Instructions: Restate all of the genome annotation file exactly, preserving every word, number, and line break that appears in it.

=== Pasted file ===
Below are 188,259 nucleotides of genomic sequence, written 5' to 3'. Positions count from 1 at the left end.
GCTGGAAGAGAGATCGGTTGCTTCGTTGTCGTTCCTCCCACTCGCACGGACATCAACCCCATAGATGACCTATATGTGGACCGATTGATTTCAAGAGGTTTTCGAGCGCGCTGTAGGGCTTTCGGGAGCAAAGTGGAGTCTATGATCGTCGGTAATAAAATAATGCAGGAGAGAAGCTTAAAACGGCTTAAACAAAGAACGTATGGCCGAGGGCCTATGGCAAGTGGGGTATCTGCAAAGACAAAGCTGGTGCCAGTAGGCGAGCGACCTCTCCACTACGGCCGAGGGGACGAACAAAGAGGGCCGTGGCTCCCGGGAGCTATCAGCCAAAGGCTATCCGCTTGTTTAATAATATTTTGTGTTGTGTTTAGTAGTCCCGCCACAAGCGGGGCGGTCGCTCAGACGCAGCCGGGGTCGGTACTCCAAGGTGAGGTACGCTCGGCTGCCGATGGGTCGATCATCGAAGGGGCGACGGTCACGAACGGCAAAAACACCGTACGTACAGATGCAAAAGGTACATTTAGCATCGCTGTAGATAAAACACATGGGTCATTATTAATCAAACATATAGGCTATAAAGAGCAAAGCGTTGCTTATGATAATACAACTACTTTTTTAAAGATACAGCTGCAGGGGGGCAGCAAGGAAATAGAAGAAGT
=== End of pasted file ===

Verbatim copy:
Below are 188,259 nucleotides of genomic sequence, written 5' to 3'. Positions count from 1 at the left end.
GCTGGAAGAGAGATCGGTTGCTTCGTTGTCGTTCCTCCCACTCGCACGGACATCAACCCCATAGATGACCTATATGTGGACCGATTGATTTCAAGAGGTTTTCGAGCGCGCTGTAGGGCTTTCGGGAGCAAAGTGGAGTCTATGATCGTCGGTAATAAAATAATGCAGGAGAGAAGCTTAAAACGGCTTAAACAAAGAACGTATGGCCGAGGGCCTATGGCAAGTGGGGTATCTGCAAAGACAAAGCTGGTGCCAGTAGGCGAGCGACCTCTCCACTACGGCCGAGGGGACGAACAAAGAGGGCCGTGGCTCCCGGGAGCTATCAGCCAAAGGCTATCCGCTTGTTTAATAATATTTTGTGTTGTGTTTAGTAGTCCCGCCACAAGCGGGGCGGTCGCTCAGACGCAGCCGGGGTCGGTACTCCAAGGTGAGGTACGCTCGGCTGCCGATGGGTCGATCATCGAAGGGGCGACGGTCACGAACGGCAAAAACACCGTACGTACAGATGCAAAAGGTACATTTAGCATCGCTGTAGATAAAACACATGGGTCATTATTAATCAAACATATAGGCTATAAAGAGCAAAGCGTTGCTTATGATAATACAACTACTTTTTTAAAGATACAGCTGCAGGGGGGCAGCAAGGAAATAGAAGAAGT